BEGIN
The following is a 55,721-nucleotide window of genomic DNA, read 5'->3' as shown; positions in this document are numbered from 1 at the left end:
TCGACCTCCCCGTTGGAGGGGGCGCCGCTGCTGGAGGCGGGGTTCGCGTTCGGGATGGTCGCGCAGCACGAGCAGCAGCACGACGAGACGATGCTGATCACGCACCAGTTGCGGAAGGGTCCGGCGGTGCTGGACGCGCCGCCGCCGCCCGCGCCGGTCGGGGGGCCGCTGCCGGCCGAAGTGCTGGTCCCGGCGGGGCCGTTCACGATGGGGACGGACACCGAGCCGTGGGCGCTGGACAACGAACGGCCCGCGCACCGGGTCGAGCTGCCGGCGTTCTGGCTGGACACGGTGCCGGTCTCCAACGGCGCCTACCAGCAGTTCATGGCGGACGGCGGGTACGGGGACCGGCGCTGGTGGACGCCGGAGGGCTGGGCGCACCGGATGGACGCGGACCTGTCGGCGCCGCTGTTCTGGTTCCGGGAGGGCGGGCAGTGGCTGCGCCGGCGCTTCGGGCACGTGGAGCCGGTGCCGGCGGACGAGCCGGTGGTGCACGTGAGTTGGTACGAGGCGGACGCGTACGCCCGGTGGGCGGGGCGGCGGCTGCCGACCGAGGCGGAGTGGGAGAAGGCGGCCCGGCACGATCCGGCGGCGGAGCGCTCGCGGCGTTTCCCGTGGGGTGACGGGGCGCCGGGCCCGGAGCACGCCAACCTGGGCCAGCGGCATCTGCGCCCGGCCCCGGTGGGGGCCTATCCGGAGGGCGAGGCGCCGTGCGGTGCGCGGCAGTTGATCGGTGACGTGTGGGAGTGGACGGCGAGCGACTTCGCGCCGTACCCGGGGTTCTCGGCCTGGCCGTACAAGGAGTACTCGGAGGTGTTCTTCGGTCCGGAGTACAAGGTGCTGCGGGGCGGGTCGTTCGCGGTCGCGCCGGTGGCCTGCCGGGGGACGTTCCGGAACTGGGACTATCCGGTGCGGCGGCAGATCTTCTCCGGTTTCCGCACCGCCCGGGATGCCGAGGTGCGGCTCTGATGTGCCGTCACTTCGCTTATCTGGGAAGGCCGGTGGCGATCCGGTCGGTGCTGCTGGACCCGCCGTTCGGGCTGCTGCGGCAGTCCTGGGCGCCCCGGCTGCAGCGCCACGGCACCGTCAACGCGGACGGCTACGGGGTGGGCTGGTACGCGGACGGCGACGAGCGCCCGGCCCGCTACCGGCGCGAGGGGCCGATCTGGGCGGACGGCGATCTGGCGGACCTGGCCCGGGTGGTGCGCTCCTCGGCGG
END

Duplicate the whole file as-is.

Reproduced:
The following is a 55,721-nucleotide window of genomic DNA, read 5'->3' as shown; positions in this document are numbered from 1 at the left end:
TCGACCTCCCCGTTGGAGGGGGCGCCGCTGCTGGAGGCGGGGTTCGCGTTCGGGATGGTCGCGCAGCACGAGCAGCAGCACGACGAGACGATGCTGATCACGCACCAGTTGCGGAAGGGTCCGGCGGTGCTGGACGCGCCGCCGCCGCCCGCGCCGGTCGGGGGGCCGCTGCCGGCCGAAGTGCTGGTCCCGGCGGGGCCGTTCACGATGGGGACGGACACCGAGCCGTGGGCGCTGGACAACGAACGGCCCGCGCACCGGGTCGAGCTGCCGGCGTTCTGGCTGGACACGGTGCCGGTCTCCAACGGCGCCTACCAGCAGTTCATGGCGGACGGCGGGTACGGGGACCGGCGCTGGTGGACGCCGGAGGGCTGGGCGCACCGGATGGACGCGGACCTGTCGGCGCCGCTGTTCTGGTTCCGGGAGGGCGGGCAGTGGCTGCGCCGGCGCTTCGGGCACGTGGAGCCGGTGCCGGCGGACGAGCCGGTGGTGCACGTGAGTTGGTACGAGGCGGACGCGTACGCCCGGTGGGCGGGGCGGCGGCTGCCGACCGAGGCGGAGTGGGAGAAGGCGGCCCGGCACGATCCGGCGGCGGAGCGCTCGCGGCGTTTCCCGTGGGGTGACGGGGCGCCGGGCCCGGAGCACGCCAACCTGGGCCAGCGGCATCTGCGCCCGGCCCCGGTGGGGGCCTATCCGGAGGGCGAGGCGCCGTGCGGTGCGCGGCAGTTGATCGGTGACGTGTGGGAGTGGACGGCGAGCGACTTCGCGCCGTACCCGGGGTTCTCGGCCTGGCCGTACAAGGAGTACTCGGAGGTGTTCTTCGGTCCGGAGTACAAGGTGCTGCGGGGCGGGTCGTTCGCGGTCGCGCCGGTGGCCTGCCGGGGGACGTTCCGGAACTGGGACTATCCGGTGCGGCGGCAGATCTTCTCCGGTTTCCGCACCGCCCGGGATGCCGAGGTGCGGCTCTGATGTGCCGTCACTTCGCTTATCTGGGAAGGCCGGTGGCGATCCGGTCGGTGCTGCTGGACCCGCCGTTCGGGCTGCTGCGGCAGTCCTGGGCGCCCCGGCTGCAGCGCCACGGCACCGTCAACGCGGACGGCTACGGGGTGGGCTGGTACGCGGACGGCGACGAGCGCCCGGCCCGCTACCGGCGCGAGGGGCCGATCTGGGCGGACGGCGATCTGGCGGACCTGGCCCGGGTGGTGCGCTCCTCGGCGG